Chances are, you have experienced the loss of someone near and dear to your heart. No one can replace them. You just hope that you can carry forward the lessons, the memories, and the love that they left behind in this form of consciousness. This is the byproduct of experience. Some call it wisdom.
It’s easier to share nuggets of wisdom and words of kindness with someone who is mourning than it is to accept them when it’s your turn – when you are mourning. Death is crueler when it cuts close to home. And when it does, wisdom and reasonability are tough to embrace. Rational thinking is rejected, because nothing about death feels reasonable or rational.
There’s a process we all go through and there’s no schedule. The time to grieve isn’t right or wrong, short or long. It’s just yours.
Years ago, at the age of 28, I lost my Mom. It was the most devastating blow I’ve experienced before or since. The grieving process was challenging.
A couple of weeks after Mom passed a friend and co-worker stepped into my office and closed the door. He knew what was troubling me. And he could relate.
You see, my friend Ron lost his Mom at the age of 12. In a nutshell what he shared with me was that I should embrace what was – the love, the memories, the laughs, the joy. I had to hold those things close, appreciate them instead of fretting what will never be again.
Given my shaky emotional state, those were bold words. But I let them marinate. I processed what Ron had said. He had credibility because he lived it. His was an even bigger loss, only having his Mom for 12 years. As hard as it was, I embraced what Ron was dishing. I would not let pain win. I chose love instead – love and memories.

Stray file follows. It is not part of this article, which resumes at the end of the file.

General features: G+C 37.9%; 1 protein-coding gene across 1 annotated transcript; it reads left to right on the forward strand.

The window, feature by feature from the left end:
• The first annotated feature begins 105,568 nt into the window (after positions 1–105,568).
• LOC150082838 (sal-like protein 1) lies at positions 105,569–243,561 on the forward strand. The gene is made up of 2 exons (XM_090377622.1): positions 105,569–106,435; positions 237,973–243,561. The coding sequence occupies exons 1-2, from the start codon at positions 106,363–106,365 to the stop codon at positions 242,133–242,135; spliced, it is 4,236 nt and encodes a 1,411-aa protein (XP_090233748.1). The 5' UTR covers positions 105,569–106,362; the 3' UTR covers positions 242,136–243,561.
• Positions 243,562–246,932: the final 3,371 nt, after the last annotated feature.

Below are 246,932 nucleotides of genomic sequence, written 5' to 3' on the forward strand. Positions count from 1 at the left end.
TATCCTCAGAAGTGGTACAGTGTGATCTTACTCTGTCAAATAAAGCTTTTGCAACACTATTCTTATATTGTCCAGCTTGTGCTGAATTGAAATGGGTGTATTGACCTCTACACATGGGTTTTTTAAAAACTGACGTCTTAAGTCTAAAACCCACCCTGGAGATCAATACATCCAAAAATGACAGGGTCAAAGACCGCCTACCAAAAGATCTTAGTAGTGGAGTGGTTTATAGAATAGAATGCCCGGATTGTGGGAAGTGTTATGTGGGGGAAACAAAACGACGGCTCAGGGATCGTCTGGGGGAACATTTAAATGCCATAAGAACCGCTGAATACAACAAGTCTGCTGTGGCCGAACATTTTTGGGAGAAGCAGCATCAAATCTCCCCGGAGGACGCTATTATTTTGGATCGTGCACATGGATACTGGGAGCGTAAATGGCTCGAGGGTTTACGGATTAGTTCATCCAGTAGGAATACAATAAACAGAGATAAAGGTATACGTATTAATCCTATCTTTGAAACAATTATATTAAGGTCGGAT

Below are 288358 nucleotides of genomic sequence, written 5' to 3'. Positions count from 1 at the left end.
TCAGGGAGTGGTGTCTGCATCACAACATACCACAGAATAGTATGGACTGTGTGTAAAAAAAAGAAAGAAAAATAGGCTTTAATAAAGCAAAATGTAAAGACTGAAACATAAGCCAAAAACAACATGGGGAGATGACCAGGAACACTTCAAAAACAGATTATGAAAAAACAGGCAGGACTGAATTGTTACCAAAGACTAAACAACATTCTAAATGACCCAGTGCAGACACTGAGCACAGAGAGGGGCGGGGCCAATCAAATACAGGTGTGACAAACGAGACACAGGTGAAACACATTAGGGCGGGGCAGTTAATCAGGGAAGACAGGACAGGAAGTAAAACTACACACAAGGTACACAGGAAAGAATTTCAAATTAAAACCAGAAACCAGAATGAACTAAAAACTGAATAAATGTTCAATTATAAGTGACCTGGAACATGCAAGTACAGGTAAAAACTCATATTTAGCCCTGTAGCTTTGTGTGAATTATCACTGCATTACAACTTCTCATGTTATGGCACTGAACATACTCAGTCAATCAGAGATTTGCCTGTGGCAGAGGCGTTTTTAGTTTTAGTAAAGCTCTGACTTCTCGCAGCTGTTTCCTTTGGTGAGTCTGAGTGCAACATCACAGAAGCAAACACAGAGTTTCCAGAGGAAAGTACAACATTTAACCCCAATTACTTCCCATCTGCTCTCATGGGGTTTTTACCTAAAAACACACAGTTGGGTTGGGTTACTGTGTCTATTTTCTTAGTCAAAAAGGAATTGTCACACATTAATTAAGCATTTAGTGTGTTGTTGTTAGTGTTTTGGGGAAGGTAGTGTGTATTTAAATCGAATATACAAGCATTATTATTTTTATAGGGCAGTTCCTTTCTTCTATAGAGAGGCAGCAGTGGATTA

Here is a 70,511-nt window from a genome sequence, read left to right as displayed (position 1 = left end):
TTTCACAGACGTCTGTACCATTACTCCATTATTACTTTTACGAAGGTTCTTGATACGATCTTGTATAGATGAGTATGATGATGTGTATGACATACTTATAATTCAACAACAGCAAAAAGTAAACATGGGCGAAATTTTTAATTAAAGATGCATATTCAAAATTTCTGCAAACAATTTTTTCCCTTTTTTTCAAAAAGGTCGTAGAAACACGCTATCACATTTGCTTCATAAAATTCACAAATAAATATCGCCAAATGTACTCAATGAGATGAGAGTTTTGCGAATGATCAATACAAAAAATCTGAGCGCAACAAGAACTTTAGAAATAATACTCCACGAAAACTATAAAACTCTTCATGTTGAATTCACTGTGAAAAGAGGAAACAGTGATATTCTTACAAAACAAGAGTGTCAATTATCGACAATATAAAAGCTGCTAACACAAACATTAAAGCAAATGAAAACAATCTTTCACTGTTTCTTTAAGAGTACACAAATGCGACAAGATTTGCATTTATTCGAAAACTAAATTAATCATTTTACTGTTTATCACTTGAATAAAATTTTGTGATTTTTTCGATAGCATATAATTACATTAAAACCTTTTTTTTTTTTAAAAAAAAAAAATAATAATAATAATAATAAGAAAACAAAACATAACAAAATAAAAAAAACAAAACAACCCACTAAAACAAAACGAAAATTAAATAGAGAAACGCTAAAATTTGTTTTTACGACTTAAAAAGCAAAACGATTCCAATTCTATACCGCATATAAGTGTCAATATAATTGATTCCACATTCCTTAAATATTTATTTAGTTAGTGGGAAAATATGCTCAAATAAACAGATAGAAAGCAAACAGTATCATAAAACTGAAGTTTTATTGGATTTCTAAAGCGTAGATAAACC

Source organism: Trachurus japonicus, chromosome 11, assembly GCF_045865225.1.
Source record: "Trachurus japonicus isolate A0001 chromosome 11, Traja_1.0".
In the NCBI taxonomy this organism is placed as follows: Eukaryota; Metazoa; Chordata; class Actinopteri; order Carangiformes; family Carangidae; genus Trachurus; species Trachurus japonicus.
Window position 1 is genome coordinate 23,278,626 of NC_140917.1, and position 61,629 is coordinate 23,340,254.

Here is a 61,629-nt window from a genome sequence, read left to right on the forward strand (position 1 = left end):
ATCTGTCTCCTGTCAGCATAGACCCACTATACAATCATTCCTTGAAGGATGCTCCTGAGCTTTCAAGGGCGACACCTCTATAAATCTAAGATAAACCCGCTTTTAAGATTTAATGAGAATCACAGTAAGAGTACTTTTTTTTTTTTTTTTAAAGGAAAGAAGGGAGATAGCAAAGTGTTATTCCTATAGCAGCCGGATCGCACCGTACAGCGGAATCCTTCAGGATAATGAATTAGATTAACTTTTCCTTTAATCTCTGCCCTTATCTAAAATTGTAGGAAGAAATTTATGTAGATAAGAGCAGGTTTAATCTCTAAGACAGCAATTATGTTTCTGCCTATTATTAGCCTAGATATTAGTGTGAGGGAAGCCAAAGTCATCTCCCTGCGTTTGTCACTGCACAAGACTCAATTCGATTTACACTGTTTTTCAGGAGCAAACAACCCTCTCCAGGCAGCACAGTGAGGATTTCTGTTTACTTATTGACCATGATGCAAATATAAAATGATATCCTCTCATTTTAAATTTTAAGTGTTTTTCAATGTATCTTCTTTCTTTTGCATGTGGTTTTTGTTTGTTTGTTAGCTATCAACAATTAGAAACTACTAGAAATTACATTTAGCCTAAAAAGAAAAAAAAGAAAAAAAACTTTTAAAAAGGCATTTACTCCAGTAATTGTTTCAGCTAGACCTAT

To this day, when those struggling with the loss of loved ones seek advice, I share this experience with the hope that it can ease their pain just as Ron did for me all those years ago. Since Ron extended his sage advice, I’ve found a quote from Dr. Seuss that simplifies what he shared with me, without losing its eloquence.
Of course, you will still miss your lost loved ones. That’s really a testament to the bond you shared. Time helps, although the missing does still hurt. But then I fall back on those words and one more prevailing thought…
If it was me who was deathly ill, preparing to leave this world, I would always want those I’ve left behind to remember what we shared – to remember me, but never let thoughts of me trigger pain. I have no doubt that those I’ve lost, if given the opportunity, would have instructed me to do exactly that.
And exactly that is what I chose.
I hope you do too!